September 6, 2019 / 1:19 PM / 9 days ago

U.S. August payrolls rose less than expected

(Reuters) - U.S. job growth slowed more than expected in August, with retail hiring declining for a seventh straight month, but strong wage gains should support consumer spending and keep the economy expanding moderately amid rising threats from trade tensions.

KEY POINTS:

* U.S. Aug nonfarm payrolls +130,000 (consensus +158,000) vs July +159,000 (prev +164,000), June +178,000 (prev +193,000)

* U.S. Aug labor force participation rate 63.2% vs July 63.0% (prev 63.0%)

* U.S. Aug jobless rate 3.7% (consensus 3.7%) vs July 3.7% (prev 3.7%)

* U.S. Aug average hrly earnings all private workers +0.4% (cons +0.3%) vs July +0.3% (prev +0.3%)

* Aug U-6 underemployment rate 7.2% vs July 7.0%

* Aug average workweek all private workers 34.4 hrs, as expected, vs july 34.3 hrs

* Aug factory jobs +3,000 (cons +8,000) vs July +4,000 (prev +16,000)

MARKET REACTION:

STOCKS: S&P e-mini futures ESv1 briefly pared losses then steadied and were last up 0.36%, pointing to a higher open

BONDS: Treasury yields slipped. 2- year US2YT=RR at 1.5362 and 10-year US10YT=RR at 1.5721%

FOREX: The dollar index .DXY turned slightly lower, last off about 0.1%

COMMENTS:

ART HOGAN, CHIEF MARKET STRATEGIST, NATIONAL SECURITIES, NEW YORK

“The net-net of this report is going to be good enough. I think the important components are labor participation and wages increase, which were in-line or better-than-expected. The market should be able to look at this and say this is a number that is good enough. It’s not alarming or shockingly high, and doesn’t probably change the way the Fed thinks about their decision. I don’t think there’s enough evidence for a higher basis point cut.”

BILL MERZ, HEAD OF FIXED INCOME RESEARCH, U.S. BANK WEALTH MANAGEMENT, MINNEAPOLIS

“It was a generally weak report. The U.S. labor market has been the last line of defense amid softening global economic data and we can’t read too much into any single report, but this is one more piece of evidence that the Fed is behind the curve.”

“Wage gains and hours worked were a silver lining, but that hasn’t led to higher inflation or inflation expectations yet, which is what the market really needs to see.”

“This report isn’t going to change what the Fed is going to do this month. And it’s not going to change what the Fed is going to do at their following meeting. The labor market continues to be the strongest point of data across the economic landscape, and that’s not what has been the catalyst for the Fed shifting to an easing bias. This report doesn’t have as strong of an impact on the forward path of monetary policy as the payrolls report has had in the past because the consumer is relatively healthy and the jobs market is relatively strong.”

NELA RICHARDSON, INVESTMENT STRATEGIST, EDWARD JONES, ST LOUIS

“It’s a mixed report at best ... it confirms what we knew that the economy is decelerating. We’re seeing a deceleration in jobs created and not just this month but the last two months.”

    “The market is going to be in this weird state of bad news is good news. This low number points in the direction of a cut later in the month. Every piece of data now leads to the Fed.”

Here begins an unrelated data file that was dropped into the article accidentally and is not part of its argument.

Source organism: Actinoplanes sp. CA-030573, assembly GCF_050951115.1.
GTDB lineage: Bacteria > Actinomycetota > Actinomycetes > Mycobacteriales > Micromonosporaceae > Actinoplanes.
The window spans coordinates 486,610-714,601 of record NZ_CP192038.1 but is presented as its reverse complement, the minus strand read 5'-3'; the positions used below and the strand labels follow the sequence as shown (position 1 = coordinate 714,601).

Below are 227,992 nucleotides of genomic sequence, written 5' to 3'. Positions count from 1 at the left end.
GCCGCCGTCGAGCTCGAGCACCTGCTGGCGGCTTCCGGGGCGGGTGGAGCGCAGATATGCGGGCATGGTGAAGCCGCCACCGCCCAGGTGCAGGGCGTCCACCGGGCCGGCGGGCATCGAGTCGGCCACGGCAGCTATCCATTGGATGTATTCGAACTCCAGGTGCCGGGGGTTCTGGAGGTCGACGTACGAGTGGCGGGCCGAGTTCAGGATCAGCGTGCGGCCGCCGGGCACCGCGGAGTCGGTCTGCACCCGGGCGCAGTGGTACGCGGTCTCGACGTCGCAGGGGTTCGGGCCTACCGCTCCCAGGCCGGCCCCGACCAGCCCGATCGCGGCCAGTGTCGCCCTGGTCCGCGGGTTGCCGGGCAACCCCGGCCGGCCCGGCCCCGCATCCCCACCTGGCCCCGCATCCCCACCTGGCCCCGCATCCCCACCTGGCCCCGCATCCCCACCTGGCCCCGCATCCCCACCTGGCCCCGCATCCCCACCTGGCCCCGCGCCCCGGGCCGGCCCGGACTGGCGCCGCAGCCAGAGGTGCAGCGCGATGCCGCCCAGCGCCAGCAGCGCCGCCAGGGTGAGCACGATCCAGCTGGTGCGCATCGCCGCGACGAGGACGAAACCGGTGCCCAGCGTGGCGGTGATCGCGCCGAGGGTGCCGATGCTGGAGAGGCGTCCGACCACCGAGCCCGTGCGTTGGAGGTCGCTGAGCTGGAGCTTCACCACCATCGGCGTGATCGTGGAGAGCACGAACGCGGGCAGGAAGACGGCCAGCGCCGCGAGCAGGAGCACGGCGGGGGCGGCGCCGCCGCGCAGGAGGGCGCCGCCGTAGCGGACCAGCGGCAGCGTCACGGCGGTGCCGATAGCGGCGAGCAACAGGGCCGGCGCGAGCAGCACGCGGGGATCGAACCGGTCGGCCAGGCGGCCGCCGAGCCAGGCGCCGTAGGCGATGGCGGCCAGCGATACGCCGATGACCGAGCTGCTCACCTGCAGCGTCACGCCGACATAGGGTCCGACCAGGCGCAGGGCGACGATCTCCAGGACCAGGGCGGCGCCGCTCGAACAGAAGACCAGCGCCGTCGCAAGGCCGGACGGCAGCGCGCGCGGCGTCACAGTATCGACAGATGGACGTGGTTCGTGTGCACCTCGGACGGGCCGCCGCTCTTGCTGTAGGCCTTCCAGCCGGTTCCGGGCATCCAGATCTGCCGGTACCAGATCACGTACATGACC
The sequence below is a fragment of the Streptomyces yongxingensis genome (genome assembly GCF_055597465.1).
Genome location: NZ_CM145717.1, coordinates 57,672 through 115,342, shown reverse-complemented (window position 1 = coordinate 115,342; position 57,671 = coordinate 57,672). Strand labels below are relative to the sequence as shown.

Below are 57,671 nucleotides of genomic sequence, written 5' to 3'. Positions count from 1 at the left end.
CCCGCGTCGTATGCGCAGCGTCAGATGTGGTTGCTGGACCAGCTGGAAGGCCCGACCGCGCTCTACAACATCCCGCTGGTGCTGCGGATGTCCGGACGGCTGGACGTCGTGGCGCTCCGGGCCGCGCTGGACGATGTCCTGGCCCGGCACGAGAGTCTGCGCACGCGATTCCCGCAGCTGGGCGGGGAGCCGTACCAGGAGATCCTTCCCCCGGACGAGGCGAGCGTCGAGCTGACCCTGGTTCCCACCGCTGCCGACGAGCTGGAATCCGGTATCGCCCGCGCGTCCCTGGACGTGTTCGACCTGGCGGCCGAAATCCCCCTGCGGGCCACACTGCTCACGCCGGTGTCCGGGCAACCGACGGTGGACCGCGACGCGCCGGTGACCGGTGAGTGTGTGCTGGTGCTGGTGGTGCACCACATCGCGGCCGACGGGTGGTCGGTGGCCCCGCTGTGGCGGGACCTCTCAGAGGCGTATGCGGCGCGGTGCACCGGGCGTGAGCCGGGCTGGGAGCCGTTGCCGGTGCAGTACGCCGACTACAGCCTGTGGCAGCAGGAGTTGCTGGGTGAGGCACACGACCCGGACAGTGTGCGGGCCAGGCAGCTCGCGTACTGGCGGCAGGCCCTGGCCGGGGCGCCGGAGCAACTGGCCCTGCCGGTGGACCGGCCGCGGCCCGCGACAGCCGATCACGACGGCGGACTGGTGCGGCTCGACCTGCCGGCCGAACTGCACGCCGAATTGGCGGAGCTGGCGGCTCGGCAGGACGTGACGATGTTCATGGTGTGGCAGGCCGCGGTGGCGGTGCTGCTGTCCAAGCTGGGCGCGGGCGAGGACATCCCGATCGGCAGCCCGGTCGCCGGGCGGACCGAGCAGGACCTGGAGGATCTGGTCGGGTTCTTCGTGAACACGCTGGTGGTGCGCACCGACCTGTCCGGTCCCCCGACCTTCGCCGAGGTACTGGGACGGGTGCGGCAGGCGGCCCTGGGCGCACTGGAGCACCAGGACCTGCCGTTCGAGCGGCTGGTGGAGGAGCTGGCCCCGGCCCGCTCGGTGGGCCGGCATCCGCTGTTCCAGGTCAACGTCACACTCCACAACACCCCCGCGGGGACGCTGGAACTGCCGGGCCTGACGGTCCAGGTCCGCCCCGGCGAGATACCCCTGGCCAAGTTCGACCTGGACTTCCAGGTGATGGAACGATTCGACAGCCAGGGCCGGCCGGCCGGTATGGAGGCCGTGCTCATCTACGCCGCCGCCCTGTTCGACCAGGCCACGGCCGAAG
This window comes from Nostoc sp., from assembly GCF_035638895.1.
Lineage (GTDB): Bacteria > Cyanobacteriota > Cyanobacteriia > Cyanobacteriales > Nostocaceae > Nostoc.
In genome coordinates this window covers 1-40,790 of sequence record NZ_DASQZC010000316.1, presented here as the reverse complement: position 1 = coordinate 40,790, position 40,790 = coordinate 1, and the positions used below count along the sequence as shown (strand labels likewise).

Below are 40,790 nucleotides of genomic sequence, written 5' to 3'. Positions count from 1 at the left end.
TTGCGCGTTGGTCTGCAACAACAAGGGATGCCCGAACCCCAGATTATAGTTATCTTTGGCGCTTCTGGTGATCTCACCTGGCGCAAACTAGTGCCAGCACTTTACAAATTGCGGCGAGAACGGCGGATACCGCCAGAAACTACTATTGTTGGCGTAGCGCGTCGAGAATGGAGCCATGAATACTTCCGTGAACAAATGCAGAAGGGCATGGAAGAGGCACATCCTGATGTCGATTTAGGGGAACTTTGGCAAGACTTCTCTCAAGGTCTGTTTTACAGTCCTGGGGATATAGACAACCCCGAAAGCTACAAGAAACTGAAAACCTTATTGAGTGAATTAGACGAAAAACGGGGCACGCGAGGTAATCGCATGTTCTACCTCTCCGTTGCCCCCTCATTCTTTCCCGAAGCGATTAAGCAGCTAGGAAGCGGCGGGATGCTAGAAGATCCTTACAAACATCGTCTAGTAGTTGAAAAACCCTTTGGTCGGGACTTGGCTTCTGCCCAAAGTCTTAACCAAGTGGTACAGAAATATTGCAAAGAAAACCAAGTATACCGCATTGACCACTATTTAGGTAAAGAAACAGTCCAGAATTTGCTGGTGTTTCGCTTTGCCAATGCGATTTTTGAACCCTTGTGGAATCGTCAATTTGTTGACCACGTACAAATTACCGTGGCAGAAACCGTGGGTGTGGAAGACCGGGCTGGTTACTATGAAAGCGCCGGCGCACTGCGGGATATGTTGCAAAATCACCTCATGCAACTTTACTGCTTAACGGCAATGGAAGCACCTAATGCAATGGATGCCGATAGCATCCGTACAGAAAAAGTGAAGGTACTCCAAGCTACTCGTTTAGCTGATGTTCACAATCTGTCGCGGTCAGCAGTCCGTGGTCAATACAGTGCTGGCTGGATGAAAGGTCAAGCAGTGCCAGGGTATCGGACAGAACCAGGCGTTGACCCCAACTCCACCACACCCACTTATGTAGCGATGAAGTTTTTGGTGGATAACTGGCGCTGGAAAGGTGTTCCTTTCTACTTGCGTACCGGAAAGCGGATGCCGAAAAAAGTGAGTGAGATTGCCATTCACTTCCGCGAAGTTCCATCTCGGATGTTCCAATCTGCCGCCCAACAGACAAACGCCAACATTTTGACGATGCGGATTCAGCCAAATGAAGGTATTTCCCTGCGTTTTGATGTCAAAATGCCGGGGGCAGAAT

“It’s not all bad. Wage growth is holding steady. Wage growth means consumer spending will continue to be positive. The consumer’s been the engine of growth for this 10-year expansion and if the consumer looks healthy that’s a really good signal for the expansion to continue.”

    “The average work week increased for the sector but over-time hours declined. That might show manufacturing is stabilizing but this is the sector to watch for the connection between trade uncertainty and the real economy.”

   

MICHAEL ARONE, CHIEF INVESTMENT STRATEGIST, STATE STREET GLOBAL ADVISORS, BOSTON

“The market is going to react pretty positive and the reason is that it continues to strengthen the case for the Fed to cut rates later this month and it has the potential to keep President Trump and the administration at bay regarding escalating trade tensions because of the softness in the report. It’s doubly good for investors.

“The risk here is the consumer has been the workhorse for the U.S. economy and if the labor market begins to slip that could be a risk to economic growth and that would prove a challenge for markets going forward.”

DOUG DUNCAN, CHIEF ECONOMIST, FANNIE MAE, WASHINGTON

“It reflects a slowing economy, but it’s not a major weakness. Hiring is slowing.  With the unemployment rate holding constant, that’s good. Hourly wage continues to improve a bit. I expect to see some additional home construction jobs, but residential construction added only about 2,000 jobs which are the lowest since April.  Unquestionably, all the trade and tariff discussions are weighing on hiring in that (transportation/warehousing/manufacturing) sector.”

JJ KINAHAN, CHIEF MARKET STRATEGIST, TD AMERITRADE, CHICAGO

“A little bit on the light side. I would say that maybe even a little lighter than you would think only because when you think about where these jobs are coming from – the census bureau hiring 25,000 - that is not repeatable. So that is a one-month little bump, so that gives you maybe a little bit of concern. The other thing that comes out from this is whether there’s going to be seasonal hiring for retail. I know we just passed Labor Day but they just continue to shed jobs like nobody’s business. 

“You have temporary workers for the summer coming off. That and the census stuff makes this number a little funny, a little odd.” 

Compiled by Alden Bentley

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